24 August 2013
I Believe in Acceptance
As a child, I always saw my sister as a normal person. We played, and laughed. She was only a year older than me. She was not only my sister; but she was my playmate, my partner in crime, and most importantly my best friend. However, I was too young to know just how special she was.
When I started elementary school, I started to notice how different my sister was. She didn’t look like the other kids, and she didn’t act like the other kids. I would see her from time to time within the hallways of our small elementary school. Her class was small, and the kids looked and acted different than everyone else. This is when I became curious to why my sister was different.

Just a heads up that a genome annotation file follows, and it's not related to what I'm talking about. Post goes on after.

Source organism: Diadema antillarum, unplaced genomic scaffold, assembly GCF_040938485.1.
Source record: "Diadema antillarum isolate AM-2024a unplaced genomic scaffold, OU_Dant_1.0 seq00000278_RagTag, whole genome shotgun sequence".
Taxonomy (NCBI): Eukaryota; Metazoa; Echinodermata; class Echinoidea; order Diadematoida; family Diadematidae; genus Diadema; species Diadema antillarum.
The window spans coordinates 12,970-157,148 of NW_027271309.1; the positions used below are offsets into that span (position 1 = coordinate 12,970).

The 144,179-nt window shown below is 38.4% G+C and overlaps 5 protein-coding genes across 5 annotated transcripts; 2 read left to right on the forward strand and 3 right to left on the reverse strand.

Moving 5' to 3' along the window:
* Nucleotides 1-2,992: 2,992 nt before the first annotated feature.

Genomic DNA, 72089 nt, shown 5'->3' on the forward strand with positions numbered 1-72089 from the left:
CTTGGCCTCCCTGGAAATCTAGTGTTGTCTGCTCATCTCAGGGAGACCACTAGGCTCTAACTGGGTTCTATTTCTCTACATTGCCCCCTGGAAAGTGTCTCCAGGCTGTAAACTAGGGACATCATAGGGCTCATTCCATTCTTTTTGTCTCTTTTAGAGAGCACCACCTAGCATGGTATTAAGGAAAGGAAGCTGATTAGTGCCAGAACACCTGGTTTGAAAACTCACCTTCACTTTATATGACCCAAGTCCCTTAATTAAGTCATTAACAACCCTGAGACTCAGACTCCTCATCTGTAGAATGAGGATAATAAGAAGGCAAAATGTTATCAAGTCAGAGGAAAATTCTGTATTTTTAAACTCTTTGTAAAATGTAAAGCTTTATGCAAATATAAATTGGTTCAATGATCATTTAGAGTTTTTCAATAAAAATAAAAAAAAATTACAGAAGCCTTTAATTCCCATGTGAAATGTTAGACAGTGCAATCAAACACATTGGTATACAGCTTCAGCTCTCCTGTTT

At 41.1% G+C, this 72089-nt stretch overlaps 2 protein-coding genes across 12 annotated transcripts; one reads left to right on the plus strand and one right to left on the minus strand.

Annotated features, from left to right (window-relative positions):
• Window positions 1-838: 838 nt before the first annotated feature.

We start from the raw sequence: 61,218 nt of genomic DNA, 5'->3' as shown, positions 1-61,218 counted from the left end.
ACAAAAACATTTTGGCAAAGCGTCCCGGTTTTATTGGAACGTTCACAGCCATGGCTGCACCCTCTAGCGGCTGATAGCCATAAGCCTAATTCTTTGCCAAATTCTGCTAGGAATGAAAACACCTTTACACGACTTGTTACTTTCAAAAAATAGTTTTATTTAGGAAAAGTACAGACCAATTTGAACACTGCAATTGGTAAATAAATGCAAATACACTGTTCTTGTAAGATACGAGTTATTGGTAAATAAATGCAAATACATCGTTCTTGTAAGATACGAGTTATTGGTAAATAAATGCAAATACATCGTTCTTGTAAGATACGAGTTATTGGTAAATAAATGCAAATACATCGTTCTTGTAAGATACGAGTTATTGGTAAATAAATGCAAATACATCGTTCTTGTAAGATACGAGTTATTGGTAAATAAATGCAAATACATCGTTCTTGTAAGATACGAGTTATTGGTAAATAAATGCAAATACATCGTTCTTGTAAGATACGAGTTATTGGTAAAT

My sister has Down’s syndrome, which is a congenital disorder arising from a chromosome defect, causing intellectual impairment and physical abnormalities. Once I was in middle school I learned about Down’s syndrome. I learned about its effects, and why people are born with this disorder. Down syndrome is a genetic condition in which a person has 47 chromosomes instead of the usual 46. According to the National Down’s Syndrome Society, one in every 691 babies born in the United States are born with Down’s syndrome.
There never was a time in my life where I have disowned my sister, or was embarrassed to be with her in public. Instead of being mad at God for her disability, I embraced it. I helped my mother out when she needed me, and I